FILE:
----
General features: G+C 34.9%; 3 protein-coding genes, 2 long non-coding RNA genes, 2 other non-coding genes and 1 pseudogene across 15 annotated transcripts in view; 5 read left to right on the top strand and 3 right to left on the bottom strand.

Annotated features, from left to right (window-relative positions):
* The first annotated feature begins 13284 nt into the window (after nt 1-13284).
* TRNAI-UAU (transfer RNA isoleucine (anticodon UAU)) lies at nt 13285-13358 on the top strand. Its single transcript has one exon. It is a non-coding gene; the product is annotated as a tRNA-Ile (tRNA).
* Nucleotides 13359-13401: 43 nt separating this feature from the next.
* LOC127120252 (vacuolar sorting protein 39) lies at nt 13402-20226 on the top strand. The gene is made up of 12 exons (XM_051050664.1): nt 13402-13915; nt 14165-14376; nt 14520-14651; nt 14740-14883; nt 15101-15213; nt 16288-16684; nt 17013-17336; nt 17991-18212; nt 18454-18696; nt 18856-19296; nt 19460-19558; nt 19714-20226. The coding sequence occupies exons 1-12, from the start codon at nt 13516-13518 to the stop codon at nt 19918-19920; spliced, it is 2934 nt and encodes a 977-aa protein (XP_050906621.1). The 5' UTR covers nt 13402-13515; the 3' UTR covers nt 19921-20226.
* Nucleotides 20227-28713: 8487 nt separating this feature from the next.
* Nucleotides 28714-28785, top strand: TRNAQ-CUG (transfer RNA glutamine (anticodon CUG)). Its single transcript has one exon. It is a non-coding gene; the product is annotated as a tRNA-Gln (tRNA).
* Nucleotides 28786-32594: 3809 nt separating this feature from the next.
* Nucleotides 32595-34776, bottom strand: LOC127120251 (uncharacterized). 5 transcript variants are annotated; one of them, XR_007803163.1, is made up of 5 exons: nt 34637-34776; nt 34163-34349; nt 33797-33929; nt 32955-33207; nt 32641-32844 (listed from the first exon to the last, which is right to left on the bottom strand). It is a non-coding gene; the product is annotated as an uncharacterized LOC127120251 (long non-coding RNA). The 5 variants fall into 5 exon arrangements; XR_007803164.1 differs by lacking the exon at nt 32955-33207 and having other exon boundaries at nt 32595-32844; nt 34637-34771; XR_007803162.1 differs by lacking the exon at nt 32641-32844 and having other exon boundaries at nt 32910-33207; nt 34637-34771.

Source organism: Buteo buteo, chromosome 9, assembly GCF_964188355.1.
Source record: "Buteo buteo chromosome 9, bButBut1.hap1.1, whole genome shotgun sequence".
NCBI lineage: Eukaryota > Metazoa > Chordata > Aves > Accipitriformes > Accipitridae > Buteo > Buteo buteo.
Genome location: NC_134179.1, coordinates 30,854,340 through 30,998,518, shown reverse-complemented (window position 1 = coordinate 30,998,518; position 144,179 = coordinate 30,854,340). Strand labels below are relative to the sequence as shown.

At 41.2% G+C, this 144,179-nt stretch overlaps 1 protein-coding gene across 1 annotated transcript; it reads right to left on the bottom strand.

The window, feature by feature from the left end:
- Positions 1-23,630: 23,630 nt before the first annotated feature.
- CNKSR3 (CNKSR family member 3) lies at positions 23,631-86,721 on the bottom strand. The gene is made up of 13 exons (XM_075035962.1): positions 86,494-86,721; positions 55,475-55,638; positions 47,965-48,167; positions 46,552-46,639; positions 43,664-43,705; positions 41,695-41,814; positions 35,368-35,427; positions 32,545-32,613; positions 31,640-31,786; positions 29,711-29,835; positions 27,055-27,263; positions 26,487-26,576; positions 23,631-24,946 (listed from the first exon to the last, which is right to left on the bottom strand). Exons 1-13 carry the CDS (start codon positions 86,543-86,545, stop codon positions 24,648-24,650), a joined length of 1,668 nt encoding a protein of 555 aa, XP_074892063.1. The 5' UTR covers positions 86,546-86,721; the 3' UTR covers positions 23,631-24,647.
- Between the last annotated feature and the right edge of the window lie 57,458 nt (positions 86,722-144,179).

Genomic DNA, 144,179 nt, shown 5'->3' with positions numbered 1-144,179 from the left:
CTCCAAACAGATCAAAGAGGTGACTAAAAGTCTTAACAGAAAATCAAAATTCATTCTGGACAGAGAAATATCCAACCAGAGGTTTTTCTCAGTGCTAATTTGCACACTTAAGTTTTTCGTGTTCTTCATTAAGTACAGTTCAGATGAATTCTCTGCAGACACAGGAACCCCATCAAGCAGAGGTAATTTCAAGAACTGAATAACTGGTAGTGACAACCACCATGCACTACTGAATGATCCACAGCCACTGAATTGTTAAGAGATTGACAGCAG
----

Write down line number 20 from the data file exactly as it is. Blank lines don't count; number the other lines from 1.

Genomic DNA, 144,179 nt, shown 5'->3' with positions numbered 1-144,179 from the left: